Take a look at this axe. It is not an ordinary carpenter’s or forester’s axe – this is a weapon. Surprisingly, knowing its scary purpose, it has a very ornamental head and a fine club-like handle. But what is it actually? And where is it from?
This battle axe is called Nzappa zap and it originated in the Congo back in 18-19th century, probably even longer time ago. It was mostly used by an infamous Songye tribal group once active in the Congo Free State. Despite its ornamental appearance, it was actually a real weapon, a bit like a North American tomahawk, but not really.
Much like a tomahawk, a Nzappa zap could be used both in hand and as a throwing axe. However, its construction was completely different. While a tomahawk is rather simple and has a friction-fit head, which can be removed from the handle for storage or repairs, Nzappa zap is permanently affixed to its handle. The back of the head has two prongs, which are inserted through a hole in a club and then bent outwards to fix the head in place. Another obvious difference is the appearance.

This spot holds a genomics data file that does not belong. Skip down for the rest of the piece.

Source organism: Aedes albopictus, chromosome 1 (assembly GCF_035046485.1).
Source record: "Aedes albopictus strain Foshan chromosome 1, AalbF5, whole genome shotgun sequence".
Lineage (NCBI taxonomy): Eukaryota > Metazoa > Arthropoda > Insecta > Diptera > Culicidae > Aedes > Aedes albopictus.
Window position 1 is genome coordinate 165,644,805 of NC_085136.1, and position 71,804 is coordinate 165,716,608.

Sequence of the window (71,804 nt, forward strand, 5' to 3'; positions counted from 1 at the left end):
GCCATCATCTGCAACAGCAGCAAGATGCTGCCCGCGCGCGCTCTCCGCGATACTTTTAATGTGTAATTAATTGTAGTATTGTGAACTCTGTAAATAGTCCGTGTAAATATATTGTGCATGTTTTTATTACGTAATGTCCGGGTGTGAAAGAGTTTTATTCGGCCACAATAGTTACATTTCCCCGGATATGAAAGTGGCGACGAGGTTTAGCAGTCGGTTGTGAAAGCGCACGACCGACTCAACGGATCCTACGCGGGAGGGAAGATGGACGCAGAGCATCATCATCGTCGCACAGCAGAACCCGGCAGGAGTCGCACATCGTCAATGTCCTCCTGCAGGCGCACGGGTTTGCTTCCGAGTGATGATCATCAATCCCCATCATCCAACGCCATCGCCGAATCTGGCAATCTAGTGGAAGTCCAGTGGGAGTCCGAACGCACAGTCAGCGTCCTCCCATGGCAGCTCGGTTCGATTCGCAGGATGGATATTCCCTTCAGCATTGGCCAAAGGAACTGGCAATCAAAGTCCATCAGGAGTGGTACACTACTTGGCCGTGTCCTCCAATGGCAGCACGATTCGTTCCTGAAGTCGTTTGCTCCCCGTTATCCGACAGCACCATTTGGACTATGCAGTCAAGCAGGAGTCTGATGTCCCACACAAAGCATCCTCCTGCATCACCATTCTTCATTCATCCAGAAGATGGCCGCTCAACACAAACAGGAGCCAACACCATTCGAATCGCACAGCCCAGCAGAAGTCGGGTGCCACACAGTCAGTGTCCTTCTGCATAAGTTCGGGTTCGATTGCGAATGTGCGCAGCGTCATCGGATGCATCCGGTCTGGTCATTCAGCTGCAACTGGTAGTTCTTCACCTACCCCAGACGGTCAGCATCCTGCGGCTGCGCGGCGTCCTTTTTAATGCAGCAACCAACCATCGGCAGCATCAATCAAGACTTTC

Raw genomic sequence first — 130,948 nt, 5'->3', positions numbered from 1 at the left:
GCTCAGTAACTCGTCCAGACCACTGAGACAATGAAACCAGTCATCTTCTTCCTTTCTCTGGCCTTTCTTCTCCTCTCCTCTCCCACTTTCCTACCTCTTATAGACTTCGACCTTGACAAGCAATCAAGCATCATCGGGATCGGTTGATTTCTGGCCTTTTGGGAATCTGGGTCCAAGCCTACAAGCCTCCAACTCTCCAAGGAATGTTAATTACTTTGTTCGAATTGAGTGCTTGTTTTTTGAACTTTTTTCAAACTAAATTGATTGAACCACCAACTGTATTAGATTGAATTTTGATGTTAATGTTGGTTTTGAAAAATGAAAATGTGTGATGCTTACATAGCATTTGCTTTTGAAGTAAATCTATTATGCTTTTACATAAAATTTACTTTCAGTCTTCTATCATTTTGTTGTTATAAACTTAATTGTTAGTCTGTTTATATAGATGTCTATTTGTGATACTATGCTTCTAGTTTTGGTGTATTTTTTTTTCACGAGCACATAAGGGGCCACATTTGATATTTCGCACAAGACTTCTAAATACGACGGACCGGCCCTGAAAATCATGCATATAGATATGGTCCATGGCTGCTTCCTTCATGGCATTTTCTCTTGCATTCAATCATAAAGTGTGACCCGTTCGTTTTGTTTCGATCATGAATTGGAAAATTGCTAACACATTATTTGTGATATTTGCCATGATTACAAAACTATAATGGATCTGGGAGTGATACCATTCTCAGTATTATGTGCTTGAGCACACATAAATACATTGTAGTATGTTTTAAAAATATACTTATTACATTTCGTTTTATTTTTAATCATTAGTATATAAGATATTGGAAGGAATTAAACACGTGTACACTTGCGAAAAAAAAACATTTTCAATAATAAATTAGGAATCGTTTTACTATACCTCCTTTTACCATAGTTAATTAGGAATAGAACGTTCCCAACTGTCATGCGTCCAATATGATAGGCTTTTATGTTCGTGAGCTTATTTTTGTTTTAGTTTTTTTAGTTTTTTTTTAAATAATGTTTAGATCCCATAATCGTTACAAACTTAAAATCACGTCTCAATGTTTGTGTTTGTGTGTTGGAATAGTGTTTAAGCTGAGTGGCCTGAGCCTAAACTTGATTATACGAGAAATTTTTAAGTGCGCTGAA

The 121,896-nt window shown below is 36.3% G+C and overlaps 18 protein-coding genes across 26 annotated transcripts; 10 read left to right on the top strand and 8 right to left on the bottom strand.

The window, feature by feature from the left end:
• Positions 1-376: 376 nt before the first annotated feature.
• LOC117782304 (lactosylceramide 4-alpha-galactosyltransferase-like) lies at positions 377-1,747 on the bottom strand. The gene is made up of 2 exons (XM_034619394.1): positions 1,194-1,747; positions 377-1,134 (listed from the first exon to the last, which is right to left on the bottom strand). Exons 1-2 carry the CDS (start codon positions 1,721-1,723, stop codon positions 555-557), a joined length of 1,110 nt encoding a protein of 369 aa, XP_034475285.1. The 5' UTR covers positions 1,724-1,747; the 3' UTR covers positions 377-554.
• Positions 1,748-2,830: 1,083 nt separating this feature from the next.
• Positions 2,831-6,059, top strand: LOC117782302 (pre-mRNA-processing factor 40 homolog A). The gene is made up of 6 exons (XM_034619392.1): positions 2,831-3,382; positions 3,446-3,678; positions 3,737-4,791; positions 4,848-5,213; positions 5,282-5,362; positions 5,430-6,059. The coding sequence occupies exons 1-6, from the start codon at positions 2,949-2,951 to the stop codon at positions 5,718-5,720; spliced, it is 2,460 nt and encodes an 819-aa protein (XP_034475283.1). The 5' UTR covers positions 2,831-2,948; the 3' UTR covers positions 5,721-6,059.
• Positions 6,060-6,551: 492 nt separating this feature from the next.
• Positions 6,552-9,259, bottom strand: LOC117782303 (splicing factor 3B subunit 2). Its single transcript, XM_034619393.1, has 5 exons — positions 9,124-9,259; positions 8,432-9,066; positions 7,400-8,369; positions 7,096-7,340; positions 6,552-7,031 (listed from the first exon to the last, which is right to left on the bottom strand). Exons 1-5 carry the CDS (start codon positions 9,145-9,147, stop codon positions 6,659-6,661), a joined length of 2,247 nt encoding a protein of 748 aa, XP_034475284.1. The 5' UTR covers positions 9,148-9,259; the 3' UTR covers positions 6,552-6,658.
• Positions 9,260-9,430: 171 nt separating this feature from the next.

You can be sure that back in the day Nzappa zap was less ornamental. With time its head became more and more artistic and eventually it had all kinds of shapes within. In fact, many Nzappa zap examples feature shapes of faces in the head, formed from metal. This was because Nzappa zap became a status symbol, usually displayed on the shield. Tribal people also started using these axes for their ceremonies and rituals. They were difficult to make, which is why in battles combatants rarely threw them – they were mostly used to fight hand in hand.
The head of the Nzappa zap is made from wrought iron – iron alloy with a very low carbon content. Meanwhile the handle is made from wood and is shaped like a club. Palm swell provides more grip far the hand and helps using it in close combat. Interestingly, purely for decorative reasons, handles of Nzappa zap were often clad in copper, bronze or brass. These pieces were also very ornamental.
Finally, Nzappa zap was so expensive and so posh, people used them as a form of currency for trading as well. A good, nicely crafted Nzappa zap could buy you farm animals or other sorts of weapons. They are still used as weapons today, but very rarely. More modern forms of weaponry pushed out most of unique African cold weapons, including the Nzappa zap. However, it can still be seen in some museums – it’s a nice-looking things and an interesting piece of history, definitely stop to look at it when you have a chance.
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